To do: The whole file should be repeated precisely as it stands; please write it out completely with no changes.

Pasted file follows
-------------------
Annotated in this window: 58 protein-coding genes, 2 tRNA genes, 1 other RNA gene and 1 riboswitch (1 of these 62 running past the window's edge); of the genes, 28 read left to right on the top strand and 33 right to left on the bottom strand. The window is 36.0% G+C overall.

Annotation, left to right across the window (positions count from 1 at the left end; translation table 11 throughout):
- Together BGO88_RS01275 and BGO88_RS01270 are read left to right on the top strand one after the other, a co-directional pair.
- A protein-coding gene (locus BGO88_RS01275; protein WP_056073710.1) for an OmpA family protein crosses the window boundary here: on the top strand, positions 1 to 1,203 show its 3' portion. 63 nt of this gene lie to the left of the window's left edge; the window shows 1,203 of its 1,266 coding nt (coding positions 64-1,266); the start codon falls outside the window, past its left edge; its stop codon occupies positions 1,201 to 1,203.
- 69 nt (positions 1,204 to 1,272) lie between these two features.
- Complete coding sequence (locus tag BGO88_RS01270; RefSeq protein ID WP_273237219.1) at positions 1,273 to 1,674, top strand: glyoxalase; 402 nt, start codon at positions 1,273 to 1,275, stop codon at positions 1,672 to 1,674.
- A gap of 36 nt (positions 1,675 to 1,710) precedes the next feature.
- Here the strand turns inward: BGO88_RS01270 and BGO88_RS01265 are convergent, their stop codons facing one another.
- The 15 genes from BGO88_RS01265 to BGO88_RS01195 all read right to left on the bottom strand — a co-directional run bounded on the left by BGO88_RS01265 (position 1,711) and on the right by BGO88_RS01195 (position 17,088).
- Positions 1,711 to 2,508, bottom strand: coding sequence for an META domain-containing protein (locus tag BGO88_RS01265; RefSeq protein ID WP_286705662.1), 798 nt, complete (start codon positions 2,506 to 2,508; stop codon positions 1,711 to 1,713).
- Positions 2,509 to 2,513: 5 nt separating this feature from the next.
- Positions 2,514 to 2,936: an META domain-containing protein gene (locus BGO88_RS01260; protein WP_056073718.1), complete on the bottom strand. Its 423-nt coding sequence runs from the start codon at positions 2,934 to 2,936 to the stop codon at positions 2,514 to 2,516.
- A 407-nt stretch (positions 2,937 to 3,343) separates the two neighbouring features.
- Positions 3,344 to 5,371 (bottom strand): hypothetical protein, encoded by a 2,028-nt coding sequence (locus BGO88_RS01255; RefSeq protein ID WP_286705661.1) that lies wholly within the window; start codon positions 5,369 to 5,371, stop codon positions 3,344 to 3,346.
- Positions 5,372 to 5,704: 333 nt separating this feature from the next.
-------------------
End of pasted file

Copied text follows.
Annotated in this window: 58 protein-coding genes, 2 tRNA genes, 1 other RNA gene and 1 riboswitch (1 of these 62 running past the window's edge); of the genes, 28 read left to right on the top strand and 33 right to left on the bottom strand. The window is 36.0% G+C overall.

Annotation, left to right across the window (positions count from 1 at the left end; translation table 11 throughout):
- Together BGO88_RS01275 and BGO88_RS01270 are read left to right on the top strand one after the other, a co-directional pair.
- A protein-coding gene (locus BGO88_RS01275; protein WP_056073710.1) for an OmpA family protein crosses the window boundary here: on the top strand, positions 1 to 1,203 show its 3' portion. 63 nt of this gene lie to the left of the window's left edge; the window shows 1,203 of its 1,266 coding nt (coding positions 64-1,266); the start codon falls outside the window, past its left edge; its stop codon occupies positions 1,201 to 1,203.
- 69 nt (positions 1,204 to 1,272) lie between these two features.
- Complete coding sequence (locus tag BGO88_RS01270; RefSeq protein ID WP_273237219.1) at positions 1,273 to 1,674, top strand: glyoxalase; 402 nt, start codon at positions 1,273 to 1,275, stop codon at positions 1,672 to 1,674.
- A gap of 36 nt (positions 1,675 to 1,710) precedes the next feature.
- Here the strand turns inward: BGO88_RS01270 and BGO88_RS01265 are convergent, their stop codons facing one another.
- The 15 genes from BGO88_RS01265 to BGO88_RS01195 all read right to left on the bottom strand — a co-directional run bounded on the left by BGO88_RS01265 (position 1,711) and on the right by BGO88_RS01195 (position 17,088).
- Positions 1,711 to 2,508, bottom strand: coding sequence for an META domain-containing protein (locus tag BGO88_RS01265; RefSeq protein ID WP_286705662.1), 798 nt, complete (start codon positions 2,506 to 2,508; stop codon positions 1,711 to 1,713).
- Positions 2,509 to 2,513: 5 nt separating this feature from the next.
- Positions 2,514 to 2,936: an META domain-containing protein gene (locus BGO88_RS01260; protein WP_056073718.1), complete on the bottom strand. Its 423-nt coding sequence runs from the start codon at positions 2,934 to 2,936 to the stop codon at positions 2,514 to 2,516.
- A 407-nt stretch (positions 2,937 to 3,343) separates the two neighbouring features.
- Positions 3,344 to 5,371 (bottom strand): hypothetical protein, encoded by a 2,028-nt coding sequence (locus BGO88_RS01255; RefSeq protein ID WP_286705661.1) that lies wholly within the window; start codon positions 5,369 to 5,371, stop codon positions 3,344 to 3,346.
- Positions 5,372 to 5,704: 333 nt separating this feature from the next.